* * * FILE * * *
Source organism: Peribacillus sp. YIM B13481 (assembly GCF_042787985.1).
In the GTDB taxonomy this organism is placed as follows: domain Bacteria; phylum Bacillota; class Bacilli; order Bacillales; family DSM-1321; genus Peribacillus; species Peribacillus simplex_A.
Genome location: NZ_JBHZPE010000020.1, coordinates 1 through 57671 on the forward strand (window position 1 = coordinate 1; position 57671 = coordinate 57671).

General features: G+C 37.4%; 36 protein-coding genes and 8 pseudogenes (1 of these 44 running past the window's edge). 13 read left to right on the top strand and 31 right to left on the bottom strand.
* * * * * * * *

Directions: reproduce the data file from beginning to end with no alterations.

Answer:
Source organism: Peribacillus sp. YIM B13481 (assembly GCF_042787985.1).
In the GTDB taxonomy this organism is placed as follows: domain Bacteria; phylum Bacillota; class Bacilli; order Bacillales; family DSM-1321; genus Peribacillus; species Peribacillus simplex_A.
Genome location: NZ_JBHZPE010000020.1, coordinates 1 through 57671 on the forward strand (window position 1 = coordinate 1; position 57671 = coordinate 57671).

General features: G+C 37.4%; 36 protein-coding genes and 8 pseudogenes (1 of these 44 running past the window's edge). 13 read left to right on the top strand and 31 right to left on the bottom strand.